“If you can first recognize what you are feeling before you act, you have a greater chance of making a wiser decision.”
Stress reduction and meditation
Stress reduction is one of the most notable outcomes of meditation. Researchers at the University of Basel, Switzerland, found that an eight-week mindfulness-based stress reduction course reduced levels of the stress hormone cortisol. This study shows the importance of long-term practice: Salivary cortisol levels went down after the eight-week course, but there was no drop after each individual session.
High cortisol levels are associated with diabetes and abdominal weight gain, which healthcare practitioners call “central obesity,” the worst kind, associated with increased risk of heart disease. Cortisol causes us to crave fatty and sugary snacks, and then store the calories as belly fat. This is yet another way mindfulness could improve one’s health and weight.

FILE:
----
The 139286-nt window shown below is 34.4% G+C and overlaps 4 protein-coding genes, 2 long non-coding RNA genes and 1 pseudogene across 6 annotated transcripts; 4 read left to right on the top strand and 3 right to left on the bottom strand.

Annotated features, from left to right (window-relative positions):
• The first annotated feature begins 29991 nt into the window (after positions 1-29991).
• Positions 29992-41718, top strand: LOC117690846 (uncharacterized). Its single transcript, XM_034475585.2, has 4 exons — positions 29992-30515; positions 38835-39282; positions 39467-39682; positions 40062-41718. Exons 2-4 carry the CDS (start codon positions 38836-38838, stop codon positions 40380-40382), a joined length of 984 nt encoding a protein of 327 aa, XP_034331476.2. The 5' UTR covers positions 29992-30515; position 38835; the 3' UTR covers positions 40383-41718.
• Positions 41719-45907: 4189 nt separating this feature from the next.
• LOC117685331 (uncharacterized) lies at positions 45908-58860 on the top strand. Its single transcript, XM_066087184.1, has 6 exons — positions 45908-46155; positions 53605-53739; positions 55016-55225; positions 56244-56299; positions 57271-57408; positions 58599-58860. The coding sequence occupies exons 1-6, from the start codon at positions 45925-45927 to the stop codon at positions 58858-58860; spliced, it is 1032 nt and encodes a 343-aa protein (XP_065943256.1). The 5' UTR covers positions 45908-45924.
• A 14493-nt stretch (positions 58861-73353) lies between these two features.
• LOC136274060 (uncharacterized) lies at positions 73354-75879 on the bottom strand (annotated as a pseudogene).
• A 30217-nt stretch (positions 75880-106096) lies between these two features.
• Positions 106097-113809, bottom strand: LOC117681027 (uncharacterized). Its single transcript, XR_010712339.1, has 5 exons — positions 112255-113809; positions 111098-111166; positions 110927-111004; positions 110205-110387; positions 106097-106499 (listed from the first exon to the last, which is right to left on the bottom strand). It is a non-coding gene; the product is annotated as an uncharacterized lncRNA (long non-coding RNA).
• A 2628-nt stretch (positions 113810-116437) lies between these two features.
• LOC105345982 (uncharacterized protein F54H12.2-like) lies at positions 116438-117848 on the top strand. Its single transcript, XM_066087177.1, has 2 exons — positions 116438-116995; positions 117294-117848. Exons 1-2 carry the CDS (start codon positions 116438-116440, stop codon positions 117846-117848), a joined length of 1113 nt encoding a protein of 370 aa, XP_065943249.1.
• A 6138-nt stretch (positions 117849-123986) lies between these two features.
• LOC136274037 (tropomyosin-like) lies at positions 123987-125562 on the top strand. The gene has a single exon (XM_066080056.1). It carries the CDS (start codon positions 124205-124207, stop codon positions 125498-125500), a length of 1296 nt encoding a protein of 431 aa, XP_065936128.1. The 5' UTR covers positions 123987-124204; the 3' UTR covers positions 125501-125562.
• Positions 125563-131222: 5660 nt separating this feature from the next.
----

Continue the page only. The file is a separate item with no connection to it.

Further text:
Emotional eating and meditation
Mindfulness also boosts mood. Dozens of studies have examined the effects of mindfulness on negative emotional states, including depression and anxiety. A literature review published in the Journal of the American Medical Association (JAMA) looked at data from 47 randomized controlled trials with more than 3,500 patients and found that mindfulness helped alleviate the symptoms of depression and anxiety. In fact, mindfulness interventions led to a nearly 40% decrease in anxiety. And mindfulness was about as good as anti-depressants in treating the blues. As mood improves, people are less likely to engage in emotional eating.